15 November 2018, 09:21 AM
  • As the founder of Bullion Chocolate, Max Scotford is deeply passionate about single-origin chocolate made from bean-to-bar practices
Meet Max Scotford: the New Producer Awards 2018 Supreme Champion

I’ve always been a big foodie, so when I finished school I went to catering college and trained to be a chef. It was around that time I fell in love with the idea of chocolate. One thing led to another, and I started making it at home – towards the end of university, I was exploring the idea of creating a business around it.

As I started researching the history of chocolate, I found out about the ancient Maya Indians, who used to value cocoa beans more than gold, and used it as currency. And I began to think that, as a nation, we’ve lost sight of that value – we just see it as a grab-and-go item. I thought I’d look into it a bit more and I discovered the bean to bar movement, which involves craft makers that import cocoa beans and roast speciality cacao from scratch.

We’re working with cacao beans from scratch – there are not many makers in the UK doing that. It’s exciting because with every new origin that we discover, it’s our job to showcase these different profiles and do each chocolate justice.

As for our customers, it shows them a different side of chocolate they probably never even knew existed. The bean to bar movement is a completely new way of working with chocolate, looking at chocolate, and it’s really starting to gain traction here in the UK.

And it’s so different to what consumers expect from a chocolate bar here in the UK – consumers say, “wow, how did I not know chocolate could taste like this?”

All our bars are 70% cocoa, so when people taste them side by side, they can clearly see how different each chocolate can taste depending on its origin. There are three bars at the moment: Haiti, Bolivia and Guatemala.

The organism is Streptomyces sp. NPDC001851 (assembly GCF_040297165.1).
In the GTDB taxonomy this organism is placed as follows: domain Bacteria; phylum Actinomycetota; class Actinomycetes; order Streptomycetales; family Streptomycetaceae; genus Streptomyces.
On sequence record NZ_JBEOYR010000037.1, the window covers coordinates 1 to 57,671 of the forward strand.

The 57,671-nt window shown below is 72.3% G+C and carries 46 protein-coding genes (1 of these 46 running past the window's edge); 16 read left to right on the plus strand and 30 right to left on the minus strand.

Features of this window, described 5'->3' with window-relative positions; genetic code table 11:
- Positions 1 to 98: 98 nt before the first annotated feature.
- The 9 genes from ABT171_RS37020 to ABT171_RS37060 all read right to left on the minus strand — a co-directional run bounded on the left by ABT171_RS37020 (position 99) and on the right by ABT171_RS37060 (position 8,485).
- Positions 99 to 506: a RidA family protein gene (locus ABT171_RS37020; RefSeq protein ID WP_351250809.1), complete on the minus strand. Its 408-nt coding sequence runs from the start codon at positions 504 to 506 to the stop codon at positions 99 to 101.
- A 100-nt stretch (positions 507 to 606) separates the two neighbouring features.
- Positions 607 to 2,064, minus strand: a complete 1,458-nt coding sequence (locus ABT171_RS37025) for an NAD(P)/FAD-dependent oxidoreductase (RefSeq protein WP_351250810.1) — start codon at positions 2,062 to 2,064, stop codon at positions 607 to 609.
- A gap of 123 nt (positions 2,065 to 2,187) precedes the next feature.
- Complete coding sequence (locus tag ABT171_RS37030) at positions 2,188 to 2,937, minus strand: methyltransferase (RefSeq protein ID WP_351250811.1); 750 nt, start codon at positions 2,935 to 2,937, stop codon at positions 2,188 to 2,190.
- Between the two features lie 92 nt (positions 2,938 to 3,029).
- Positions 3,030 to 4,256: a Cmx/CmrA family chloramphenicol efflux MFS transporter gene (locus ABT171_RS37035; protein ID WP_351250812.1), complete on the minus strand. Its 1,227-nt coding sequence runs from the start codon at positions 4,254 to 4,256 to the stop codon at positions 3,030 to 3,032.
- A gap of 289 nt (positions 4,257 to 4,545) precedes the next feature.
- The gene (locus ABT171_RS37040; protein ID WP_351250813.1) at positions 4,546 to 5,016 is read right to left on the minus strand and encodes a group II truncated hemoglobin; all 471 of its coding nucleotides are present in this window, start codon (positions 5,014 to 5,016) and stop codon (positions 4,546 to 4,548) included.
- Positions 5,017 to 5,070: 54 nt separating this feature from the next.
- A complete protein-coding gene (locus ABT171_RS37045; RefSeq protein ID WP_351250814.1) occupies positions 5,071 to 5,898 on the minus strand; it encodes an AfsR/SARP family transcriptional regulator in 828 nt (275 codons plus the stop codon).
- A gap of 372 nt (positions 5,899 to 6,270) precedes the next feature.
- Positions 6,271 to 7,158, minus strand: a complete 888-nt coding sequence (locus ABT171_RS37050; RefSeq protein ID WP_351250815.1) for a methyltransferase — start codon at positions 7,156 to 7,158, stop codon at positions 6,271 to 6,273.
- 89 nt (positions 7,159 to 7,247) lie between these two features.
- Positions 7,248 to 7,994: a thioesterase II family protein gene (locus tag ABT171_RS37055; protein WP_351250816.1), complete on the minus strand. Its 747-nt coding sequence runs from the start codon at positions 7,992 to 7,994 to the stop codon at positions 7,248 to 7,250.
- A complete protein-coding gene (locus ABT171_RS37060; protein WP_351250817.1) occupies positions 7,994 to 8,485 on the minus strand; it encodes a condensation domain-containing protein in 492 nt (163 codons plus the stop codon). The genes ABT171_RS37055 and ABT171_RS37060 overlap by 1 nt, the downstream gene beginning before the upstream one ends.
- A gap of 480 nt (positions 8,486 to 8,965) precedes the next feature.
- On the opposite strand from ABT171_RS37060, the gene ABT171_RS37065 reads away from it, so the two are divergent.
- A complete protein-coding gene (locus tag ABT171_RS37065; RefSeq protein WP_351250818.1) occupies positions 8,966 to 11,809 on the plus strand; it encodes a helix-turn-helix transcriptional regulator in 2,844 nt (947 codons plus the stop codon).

Haiti is from the Acul Du Nord region, grown by an association for farmers, and the flavour profile has caramelly, raisin and figgy notes. That was the first one we got an academy of chocolate award with, back in 2017, which really put us on the map for craft chocolate.

Then there’s Bolivia, and the flavour notes can alter every year – but the Bolivia harvest for this year had brownie notes, with a honey tinge. The Bolivia bar won us Bronze in the academy of chocolate awards last year.

Guatemala, on the other hand, is very jammy and peachy in flavour – perfect for pairing with cheese.

I’d like to grow the range eventually, but at the moment these three bars are a vehicle for what I’m trying to achieve with the brand.

We’re opening a café and factory in Sheffield: the cafe’s opening next month, and the factory should be open by January. The main focus of it all is to champion chocolate. There will be a big glass counter at the coffee bar, looking into the chocolate factory, meaning that you can actually see the chocolate being made – it’s a very one-of-a-kind concept.

Because we focus on single-origin chocolate, the café will also play up to that, so there will be single-origin hot chocolate, some baked goods as well. For example, our Haiti-origin chocolate has some really figgy notes, so we’ll create a sticky toffee pudding brownie, which will really work with those flavours.

We’re not trying to do anything savoury – it’s literally just all things chocolate!